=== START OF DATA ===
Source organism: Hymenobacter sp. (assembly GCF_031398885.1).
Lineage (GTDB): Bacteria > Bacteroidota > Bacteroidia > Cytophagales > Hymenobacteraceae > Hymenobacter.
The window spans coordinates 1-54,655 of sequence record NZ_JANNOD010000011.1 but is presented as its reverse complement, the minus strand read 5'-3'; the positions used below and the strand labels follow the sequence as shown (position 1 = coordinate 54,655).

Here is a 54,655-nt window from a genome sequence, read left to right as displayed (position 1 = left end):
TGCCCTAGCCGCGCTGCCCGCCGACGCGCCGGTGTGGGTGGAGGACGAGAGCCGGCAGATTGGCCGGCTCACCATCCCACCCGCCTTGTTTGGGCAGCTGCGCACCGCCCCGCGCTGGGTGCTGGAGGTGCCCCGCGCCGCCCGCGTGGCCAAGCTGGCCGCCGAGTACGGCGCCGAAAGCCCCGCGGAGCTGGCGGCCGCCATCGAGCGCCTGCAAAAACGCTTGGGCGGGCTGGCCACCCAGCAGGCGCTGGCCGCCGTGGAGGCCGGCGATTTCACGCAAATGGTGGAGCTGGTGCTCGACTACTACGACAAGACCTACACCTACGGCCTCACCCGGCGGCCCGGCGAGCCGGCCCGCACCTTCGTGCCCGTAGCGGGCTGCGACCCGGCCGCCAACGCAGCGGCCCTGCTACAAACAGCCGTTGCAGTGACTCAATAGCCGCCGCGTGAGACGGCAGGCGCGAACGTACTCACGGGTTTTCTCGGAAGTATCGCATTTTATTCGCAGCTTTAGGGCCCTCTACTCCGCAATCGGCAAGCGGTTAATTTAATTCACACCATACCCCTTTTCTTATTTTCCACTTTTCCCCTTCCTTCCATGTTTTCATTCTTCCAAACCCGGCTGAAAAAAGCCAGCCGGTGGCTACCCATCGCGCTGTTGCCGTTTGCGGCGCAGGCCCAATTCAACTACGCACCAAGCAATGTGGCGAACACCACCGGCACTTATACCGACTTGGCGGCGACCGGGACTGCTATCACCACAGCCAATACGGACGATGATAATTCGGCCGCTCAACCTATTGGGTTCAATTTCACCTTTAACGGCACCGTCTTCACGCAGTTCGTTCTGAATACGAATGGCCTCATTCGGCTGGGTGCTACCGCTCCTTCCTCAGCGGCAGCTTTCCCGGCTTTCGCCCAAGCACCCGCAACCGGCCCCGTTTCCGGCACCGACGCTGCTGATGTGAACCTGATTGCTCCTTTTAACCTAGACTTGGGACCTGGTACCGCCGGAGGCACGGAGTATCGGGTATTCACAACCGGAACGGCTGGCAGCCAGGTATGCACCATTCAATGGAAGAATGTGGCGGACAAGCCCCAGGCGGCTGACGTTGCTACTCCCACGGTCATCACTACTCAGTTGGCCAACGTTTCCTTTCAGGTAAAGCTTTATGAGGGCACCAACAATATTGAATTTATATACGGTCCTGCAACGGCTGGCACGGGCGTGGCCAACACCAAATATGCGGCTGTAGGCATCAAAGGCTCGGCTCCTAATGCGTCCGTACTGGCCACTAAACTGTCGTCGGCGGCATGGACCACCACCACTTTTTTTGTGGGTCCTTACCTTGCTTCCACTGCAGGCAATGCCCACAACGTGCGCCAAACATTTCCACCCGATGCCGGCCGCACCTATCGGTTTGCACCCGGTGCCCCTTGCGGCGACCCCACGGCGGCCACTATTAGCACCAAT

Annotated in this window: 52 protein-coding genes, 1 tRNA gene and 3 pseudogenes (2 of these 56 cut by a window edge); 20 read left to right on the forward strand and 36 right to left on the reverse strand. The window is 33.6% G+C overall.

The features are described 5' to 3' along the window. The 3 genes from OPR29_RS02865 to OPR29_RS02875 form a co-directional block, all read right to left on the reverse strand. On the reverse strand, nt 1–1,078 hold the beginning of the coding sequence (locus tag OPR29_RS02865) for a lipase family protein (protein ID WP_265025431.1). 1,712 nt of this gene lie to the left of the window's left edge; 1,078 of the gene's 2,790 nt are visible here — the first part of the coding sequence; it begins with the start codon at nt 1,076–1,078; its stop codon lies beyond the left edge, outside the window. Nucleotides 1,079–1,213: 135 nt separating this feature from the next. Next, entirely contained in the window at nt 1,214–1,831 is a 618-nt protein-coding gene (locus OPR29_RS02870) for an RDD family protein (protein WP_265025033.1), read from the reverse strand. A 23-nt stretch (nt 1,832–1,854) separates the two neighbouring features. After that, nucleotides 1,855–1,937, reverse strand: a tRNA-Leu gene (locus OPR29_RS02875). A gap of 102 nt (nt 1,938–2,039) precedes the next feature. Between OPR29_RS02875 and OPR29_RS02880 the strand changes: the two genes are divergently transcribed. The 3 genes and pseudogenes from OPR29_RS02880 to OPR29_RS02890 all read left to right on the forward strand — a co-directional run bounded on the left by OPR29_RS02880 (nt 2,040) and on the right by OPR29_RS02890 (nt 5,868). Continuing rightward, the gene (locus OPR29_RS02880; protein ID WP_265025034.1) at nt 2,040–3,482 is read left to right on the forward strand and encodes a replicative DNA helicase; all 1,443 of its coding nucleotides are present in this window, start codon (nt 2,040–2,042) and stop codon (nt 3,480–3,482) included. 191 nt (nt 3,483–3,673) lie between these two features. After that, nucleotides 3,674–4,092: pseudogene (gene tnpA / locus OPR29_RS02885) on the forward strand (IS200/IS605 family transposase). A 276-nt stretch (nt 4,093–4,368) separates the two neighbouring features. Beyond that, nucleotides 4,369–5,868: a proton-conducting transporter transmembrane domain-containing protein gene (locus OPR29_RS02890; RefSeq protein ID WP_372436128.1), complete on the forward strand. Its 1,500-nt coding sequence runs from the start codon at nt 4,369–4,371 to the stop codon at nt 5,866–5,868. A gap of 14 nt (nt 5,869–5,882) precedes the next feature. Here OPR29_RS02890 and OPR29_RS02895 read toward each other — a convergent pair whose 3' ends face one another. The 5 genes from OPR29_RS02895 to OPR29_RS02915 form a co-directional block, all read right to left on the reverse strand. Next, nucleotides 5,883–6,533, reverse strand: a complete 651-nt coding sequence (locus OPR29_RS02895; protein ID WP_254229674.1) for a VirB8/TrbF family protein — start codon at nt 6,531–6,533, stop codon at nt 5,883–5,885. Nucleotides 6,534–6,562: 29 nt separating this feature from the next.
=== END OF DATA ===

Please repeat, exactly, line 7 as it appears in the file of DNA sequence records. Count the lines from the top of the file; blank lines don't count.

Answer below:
The features are described 5' to 3' along the window. The 3 genes from OPR29_RS02865 to OPR29_RS02875 form a co-directional block, all read right to left on the reverse strand. On the reverse strand, nt 1–1,078 hold the beginning of the coding sequence (locus tag OPR29_RS02865) for a lipase family protein (protein ID WP_265025431.1). 1,712 nt of this gene lie to the left of the window's left edge; 1,078 of the gene's 2,790 nt are visible here — the first part of the coding sequence; it begins with the start codon at nt 1,076–1,078; its stop codon lies beyond the left edge, outside the window. Nucleotides 1,079–1,213: 135 nt separating this feature from the next. Next, entirely contained in the window at nt 1,214–1,831 is a 618-nt protein-coding gene (locus OPR29_RS02870) for an RDD family protein (protein WP_265025033.1), read from the reverse strand. A 23-nt stretch (nt 1,832–1,854) separates the two neighbouring features. After that, nucleotides 1,855–1,937, reverse strand: a tRNA-Leu gene (locus OPR29_RS02875). A gap of 102 nt (nt 1,938–2,039) precedes the next feature. Between OPR29_RS02875 and OPR29_RS02880 the strand changes: the two genes are divergently transcribed. The 3 genes and pseudogenes from OPR29_RS02880 to OPR29_RS02890 all read left to right on the forward strand — a co-directional run bounded on the left by OPR29_RS02880 (nt 2,040) and on the right by OPR29_RS02890 (nt 5,868). Continuing rightward, the gene (locus OPR29_RS02880; protein ID WP_265025034.1) at nt 2,040–3,482 is read left to right on the forward strand and encodes a replicative DNA helicase; all 1,443 of its coding nucleotides are present in this window, start codon (nt 2,040–2,042) and stop codon (nt 3,480–3,482) included. 191 nt (nt 3,483–3,673) lie between these two features. After that, nucleotides 3,674–4,092: pseudogene (gene tnpA / locus OPR29_RS02885) on the forward strand (IS200/IS605 family transposase). A 276-nt stretch (nt 4,093–4,368) separates the two neighbouring features. Beyond that, nucleotides 4,369–5,868: a proton-conducting transporter transmembrane domain-containing protein gene (locus OPR29_RS02890; RefSeq protein ID WP_372436128.1), complete on the forward strand. Its 1,500-nt coding sequence runs from the start codon at nt 4,369–4,371 to the stop codon at nt 5,866–5,868. A gap of 14 nt (nt 5,869–5,882) precedes the next feature. Here OPR29_RS02890 and OPR29_RS02895 read toward each other — a convergent pair whose 3' ends face one another. The 5 genes from OPR29_RS02895 to OPR29_RS02915 form a co-directional block, all read right to left on the reverse strand. Next, nucleotides 5,883–6,533, reverse strand: a complete 651-nt coding sequence (locus OPR29_RS02895; protein ID WP_254229674.1) for a VirB8/TrbF family protein — start codon at nt 6,531–6,533, stop codon at nt 5,883–5,885. Nucleotides 6,534–6,562: 29 nt separating this feature from the next.